A 100-year-old Essex farm is to go on the market for an estimated £200m including its
30,000 acres of East Anglian farm land.
The sale of Strutt and Parker Farms is being seen by analysts as a test for Brexit’s effect on prices. Land prices have been consistently falling since 2015 due to uncertainty regarding subsidies. Arable farm land prices peaked in 2014 at £10,000 per acre and this has now fallen to £9,000.
The falling number of migrant workers on farms has also led to a raise in costs for farmers thus reducing farm profitability. The government recently introduced a temporary visa scheme for up to 2,500 workers following Brexit in an attempt to solve the issue.
Strutt and Parker received £1.27m in total subsidies through the rural payments agency last year, income for the Essex farm sits at £21m per year. Deloitte and estate agents Savills are handling the sale.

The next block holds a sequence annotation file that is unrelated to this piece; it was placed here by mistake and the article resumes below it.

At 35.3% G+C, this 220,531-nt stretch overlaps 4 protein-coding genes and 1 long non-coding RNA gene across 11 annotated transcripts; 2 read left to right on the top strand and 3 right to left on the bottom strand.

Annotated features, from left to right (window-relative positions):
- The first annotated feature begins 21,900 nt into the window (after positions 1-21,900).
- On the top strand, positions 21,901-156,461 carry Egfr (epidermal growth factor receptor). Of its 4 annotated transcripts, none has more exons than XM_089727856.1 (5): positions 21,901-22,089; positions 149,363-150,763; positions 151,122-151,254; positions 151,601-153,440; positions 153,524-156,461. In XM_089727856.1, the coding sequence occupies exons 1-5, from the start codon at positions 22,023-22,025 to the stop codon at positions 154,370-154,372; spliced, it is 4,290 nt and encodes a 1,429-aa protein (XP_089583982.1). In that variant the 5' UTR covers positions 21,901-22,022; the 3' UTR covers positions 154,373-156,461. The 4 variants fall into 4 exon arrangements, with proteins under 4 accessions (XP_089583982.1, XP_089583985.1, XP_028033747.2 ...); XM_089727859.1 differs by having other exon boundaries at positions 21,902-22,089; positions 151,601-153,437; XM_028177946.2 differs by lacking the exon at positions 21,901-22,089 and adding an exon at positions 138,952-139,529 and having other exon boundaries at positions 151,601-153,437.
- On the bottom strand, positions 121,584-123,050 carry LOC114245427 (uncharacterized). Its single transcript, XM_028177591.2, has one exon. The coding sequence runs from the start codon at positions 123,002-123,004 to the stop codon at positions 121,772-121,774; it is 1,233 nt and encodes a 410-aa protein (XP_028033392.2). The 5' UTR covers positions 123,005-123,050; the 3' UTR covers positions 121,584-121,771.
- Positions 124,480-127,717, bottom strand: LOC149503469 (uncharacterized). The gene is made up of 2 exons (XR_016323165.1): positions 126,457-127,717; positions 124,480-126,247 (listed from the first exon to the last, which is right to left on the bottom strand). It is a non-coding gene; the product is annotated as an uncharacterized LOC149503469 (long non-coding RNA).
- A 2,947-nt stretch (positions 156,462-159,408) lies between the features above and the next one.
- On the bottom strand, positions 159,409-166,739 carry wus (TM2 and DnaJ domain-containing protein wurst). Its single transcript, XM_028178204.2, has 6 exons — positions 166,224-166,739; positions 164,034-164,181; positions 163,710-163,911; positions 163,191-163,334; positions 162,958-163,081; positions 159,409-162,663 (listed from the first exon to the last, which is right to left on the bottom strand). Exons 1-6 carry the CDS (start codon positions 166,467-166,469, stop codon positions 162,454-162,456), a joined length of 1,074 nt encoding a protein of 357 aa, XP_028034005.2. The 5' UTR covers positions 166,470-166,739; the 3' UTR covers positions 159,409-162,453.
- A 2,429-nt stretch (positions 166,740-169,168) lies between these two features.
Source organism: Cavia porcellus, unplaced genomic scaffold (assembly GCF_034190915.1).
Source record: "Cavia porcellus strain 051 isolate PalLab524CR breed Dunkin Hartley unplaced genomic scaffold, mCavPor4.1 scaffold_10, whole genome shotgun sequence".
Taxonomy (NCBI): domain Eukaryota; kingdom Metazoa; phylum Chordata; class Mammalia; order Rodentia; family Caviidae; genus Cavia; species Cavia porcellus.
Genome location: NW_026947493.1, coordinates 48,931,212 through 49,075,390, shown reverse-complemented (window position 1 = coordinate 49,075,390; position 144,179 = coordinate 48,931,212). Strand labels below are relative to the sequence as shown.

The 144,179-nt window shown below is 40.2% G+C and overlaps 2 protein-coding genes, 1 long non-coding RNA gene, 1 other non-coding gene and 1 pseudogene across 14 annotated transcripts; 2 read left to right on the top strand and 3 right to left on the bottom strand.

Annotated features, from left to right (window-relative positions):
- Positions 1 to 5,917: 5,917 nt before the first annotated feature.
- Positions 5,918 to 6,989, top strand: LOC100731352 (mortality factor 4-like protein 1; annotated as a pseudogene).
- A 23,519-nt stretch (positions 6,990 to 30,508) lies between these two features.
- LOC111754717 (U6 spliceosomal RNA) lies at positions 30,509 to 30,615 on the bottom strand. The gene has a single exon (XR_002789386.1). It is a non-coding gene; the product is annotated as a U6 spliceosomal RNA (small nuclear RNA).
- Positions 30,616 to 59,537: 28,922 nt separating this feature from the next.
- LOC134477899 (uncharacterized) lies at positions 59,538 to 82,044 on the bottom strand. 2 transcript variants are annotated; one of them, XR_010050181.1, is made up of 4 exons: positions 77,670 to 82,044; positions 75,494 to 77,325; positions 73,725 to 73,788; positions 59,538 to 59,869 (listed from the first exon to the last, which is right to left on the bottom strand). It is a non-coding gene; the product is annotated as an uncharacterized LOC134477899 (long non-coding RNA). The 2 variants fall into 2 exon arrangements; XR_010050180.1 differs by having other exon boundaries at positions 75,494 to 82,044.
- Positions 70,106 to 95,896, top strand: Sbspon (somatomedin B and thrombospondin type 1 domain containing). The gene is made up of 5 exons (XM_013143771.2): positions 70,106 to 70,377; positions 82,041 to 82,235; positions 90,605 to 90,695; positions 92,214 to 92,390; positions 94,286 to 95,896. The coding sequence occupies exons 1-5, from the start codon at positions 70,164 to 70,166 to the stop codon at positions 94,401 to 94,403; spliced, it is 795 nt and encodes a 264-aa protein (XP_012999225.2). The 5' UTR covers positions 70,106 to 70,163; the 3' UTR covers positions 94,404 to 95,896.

David Jones, a corporate finance partner at Deloitte, said: “In our experience, interest is likely to come from a number of sources, due to the scale and diverse asset base, and we anticipate there will be interest from both domestic and overseas high-net-worth individuals.
“For the overseas buyer, the current weakness of the pound against the dollar adds to the attraction. We also anticipate enquiries from institutions looking for long-term asset-backed investments.”